July 8, 2008

iPhone 3G Pricing is Outrageous

As the global iPhone fan-boys and fan-girls hold their breath waiting for this Friday's 3G release; one can't help but wondering if the pricing structure set forth by all the carriers globally will cause a setback in sales. AT&T has raised its unlimited data plan to $30/mo (from $20) while text message will cost $5 extra. Canadian telecom Rogers is flat out pissing everyone off (including Apple) with high cost and data cap of 400MB and now I am hearing New Zealanders are getting upset over similar matter.

Raising the unlimited data plan is wrong at so many different levels. My primary objection is the fact that it simply becomes too expensive for the mass public to afford; hence discouraging the public from adopting to wireless data usage. It is also distasteful since adding a 3G chip on the iPhone didn't change the outcome for AT&T's infrastructure. We knew from two years ago, 3G data is made available, it wasn't our fault Apple left it out. Now that they've decided to add it in, why should the data rate increase? Shouldn't cost of technology decrease over time? AT&T must think it's technology premium can defy gravity.

Personally, I think the iPhone 3G has taken a step back in the mobile revolution. The original iPhone's business model was ahead of the curve. Buy an unsubsidized phone at full price (albeit it was $600 in the beginning) and you can take it home and do what you wish. If you choose to go with the "intended" carrier, then simply activate it via iTunes. No need to deal with pesky sales people or talk to anyone under normal circumstances. Should you decide to use the device with other GSM carriers, although not technically permitted, you can still get pass the B.S. and do as you wish.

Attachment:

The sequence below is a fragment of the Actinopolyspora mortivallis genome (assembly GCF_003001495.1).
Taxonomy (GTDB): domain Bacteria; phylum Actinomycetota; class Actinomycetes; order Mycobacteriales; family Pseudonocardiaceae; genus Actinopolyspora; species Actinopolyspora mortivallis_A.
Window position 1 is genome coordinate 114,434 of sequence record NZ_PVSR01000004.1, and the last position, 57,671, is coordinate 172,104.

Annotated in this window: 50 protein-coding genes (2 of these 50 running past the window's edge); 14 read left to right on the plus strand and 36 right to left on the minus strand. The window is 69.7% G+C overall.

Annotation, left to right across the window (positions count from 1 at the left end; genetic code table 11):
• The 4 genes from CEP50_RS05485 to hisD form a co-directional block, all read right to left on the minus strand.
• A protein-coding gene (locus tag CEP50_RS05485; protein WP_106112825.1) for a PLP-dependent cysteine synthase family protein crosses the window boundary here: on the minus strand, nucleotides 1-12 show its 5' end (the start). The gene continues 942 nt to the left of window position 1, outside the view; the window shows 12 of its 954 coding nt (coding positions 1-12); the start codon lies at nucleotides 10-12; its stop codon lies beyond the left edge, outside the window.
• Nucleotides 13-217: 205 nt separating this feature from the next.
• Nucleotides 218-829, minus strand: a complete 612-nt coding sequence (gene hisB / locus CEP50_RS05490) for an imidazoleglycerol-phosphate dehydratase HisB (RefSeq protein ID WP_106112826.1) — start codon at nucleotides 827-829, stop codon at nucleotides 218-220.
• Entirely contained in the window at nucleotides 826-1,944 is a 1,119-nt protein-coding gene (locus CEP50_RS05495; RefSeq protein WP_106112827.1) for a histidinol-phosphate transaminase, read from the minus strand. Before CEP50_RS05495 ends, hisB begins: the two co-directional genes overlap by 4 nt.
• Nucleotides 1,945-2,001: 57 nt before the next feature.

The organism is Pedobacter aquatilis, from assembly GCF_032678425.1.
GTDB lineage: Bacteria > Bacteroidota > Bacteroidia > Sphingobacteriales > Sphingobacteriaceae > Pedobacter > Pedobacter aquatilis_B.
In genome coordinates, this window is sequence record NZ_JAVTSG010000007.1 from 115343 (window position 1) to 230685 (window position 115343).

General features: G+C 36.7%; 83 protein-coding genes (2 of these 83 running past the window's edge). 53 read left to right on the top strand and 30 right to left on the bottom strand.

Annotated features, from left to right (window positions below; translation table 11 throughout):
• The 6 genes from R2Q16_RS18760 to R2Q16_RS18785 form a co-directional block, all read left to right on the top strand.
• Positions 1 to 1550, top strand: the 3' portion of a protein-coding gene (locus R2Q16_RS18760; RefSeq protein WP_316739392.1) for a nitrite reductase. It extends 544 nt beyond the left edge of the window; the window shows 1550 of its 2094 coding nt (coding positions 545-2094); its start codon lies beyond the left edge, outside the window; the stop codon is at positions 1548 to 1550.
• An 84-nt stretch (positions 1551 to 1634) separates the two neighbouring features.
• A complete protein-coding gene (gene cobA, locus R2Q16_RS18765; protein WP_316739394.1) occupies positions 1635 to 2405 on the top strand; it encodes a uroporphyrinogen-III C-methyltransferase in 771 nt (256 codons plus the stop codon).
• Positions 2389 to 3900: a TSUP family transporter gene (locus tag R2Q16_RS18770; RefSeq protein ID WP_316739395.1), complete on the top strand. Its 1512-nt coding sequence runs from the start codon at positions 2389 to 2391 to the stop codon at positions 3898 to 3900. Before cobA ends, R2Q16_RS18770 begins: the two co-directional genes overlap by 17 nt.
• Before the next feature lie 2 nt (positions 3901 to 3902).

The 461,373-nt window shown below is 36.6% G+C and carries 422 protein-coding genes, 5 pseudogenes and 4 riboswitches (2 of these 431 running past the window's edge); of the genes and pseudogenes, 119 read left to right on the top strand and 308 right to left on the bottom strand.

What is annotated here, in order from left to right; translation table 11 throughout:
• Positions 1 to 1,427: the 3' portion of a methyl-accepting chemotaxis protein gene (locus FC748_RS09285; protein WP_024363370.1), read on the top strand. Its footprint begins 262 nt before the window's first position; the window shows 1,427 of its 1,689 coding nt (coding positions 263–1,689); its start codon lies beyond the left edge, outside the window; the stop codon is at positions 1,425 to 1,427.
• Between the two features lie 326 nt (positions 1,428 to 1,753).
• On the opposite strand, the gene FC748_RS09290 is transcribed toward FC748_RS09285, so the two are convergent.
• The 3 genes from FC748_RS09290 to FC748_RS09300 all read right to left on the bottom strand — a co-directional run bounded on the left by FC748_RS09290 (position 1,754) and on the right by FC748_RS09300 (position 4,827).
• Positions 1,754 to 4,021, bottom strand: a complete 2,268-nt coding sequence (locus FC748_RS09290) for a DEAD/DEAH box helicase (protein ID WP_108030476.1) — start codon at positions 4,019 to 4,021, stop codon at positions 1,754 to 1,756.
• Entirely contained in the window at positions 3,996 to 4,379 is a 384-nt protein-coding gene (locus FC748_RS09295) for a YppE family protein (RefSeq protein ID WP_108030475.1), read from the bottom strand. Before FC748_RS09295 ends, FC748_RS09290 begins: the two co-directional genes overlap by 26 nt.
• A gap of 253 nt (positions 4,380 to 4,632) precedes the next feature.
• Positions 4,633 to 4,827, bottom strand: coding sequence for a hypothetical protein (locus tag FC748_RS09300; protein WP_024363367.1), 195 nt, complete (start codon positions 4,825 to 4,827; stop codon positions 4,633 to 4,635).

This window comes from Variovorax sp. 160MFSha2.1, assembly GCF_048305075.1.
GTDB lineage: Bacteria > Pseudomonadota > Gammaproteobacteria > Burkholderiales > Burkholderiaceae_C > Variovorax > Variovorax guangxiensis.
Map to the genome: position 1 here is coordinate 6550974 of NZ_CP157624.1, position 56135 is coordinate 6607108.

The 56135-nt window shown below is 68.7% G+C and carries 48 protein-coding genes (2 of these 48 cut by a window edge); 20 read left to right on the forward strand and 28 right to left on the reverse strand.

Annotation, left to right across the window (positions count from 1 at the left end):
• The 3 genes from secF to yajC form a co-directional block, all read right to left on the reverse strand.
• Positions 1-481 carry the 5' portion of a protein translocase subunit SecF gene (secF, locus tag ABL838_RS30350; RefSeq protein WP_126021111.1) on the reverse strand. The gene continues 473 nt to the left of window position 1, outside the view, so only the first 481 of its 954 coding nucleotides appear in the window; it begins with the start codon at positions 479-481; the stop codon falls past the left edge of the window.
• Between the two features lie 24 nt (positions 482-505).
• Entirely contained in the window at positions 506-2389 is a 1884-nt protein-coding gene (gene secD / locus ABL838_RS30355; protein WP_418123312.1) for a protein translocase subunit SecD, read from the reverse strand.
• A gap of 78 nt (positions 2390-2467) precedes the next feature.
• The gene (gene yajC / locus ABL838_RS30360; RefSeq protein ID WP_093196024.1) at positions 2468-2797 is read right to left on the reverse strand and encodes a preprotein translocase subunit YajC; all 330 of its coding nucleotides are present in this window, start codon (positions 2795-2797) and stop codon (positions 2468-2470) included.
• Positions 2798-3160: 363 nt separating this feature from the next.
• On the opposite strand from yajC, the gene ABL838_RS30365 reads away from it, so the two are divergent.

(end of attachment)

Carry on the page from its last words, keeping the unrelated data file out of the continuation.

Apple is a hardware manufacturer and they should have stuck with making and selling hardware for profit. Instead of creatively subsidize the iPhones and making it exclusive through one carrier in each country, they should have made it available to all carriers. For the iPhone 3G, they should have at least kept it the same as the original procedure. Not only did the price of subscription go up, Apple is expecting everyone to bust out their personal information and run their credit history in store in order to buy and activate an iPhone. Talk about taking steps backwards in procedure.

As mentioned above, so many articles in the blogosphere have expressed anger over the new pricing plans. In the U.S., with the current state of economy possibly in recession, consumers are already fed up with paying $4 for a gallon of milk and $5 for a gallon of gas. I am not surprised if U.S. customers simply can't afford to pay $35 on top of a $40 monthly voice plan. Remember, the $199 8GB sticker price is only applicable to new subscribers or selected eligible existing customers. For non-qualified customers, it's likely they will have to pay the full non-subsidized price of $399 on top of the 2 year contract and insane data plan. Just this afternoon, I spoke with my buddy Yasir who is certifiably a hardcore Apple fan-boy. Weeks ago, he said he would buy the new iPhone 3G without hesitation despite the fact of the rising data cost. Today, he told me he is not so sure about buying the iPhone on Friday due to all the incremental fees and costs. If this is keeping a true fan-boy from making a move, I would be a little concerned if I were Apple.

Update: Glad to see Walt Mossberg openly addressed the pricing policy in this very first review of the iPhone 3G. Source: Engadget (most commenters agree as well!)

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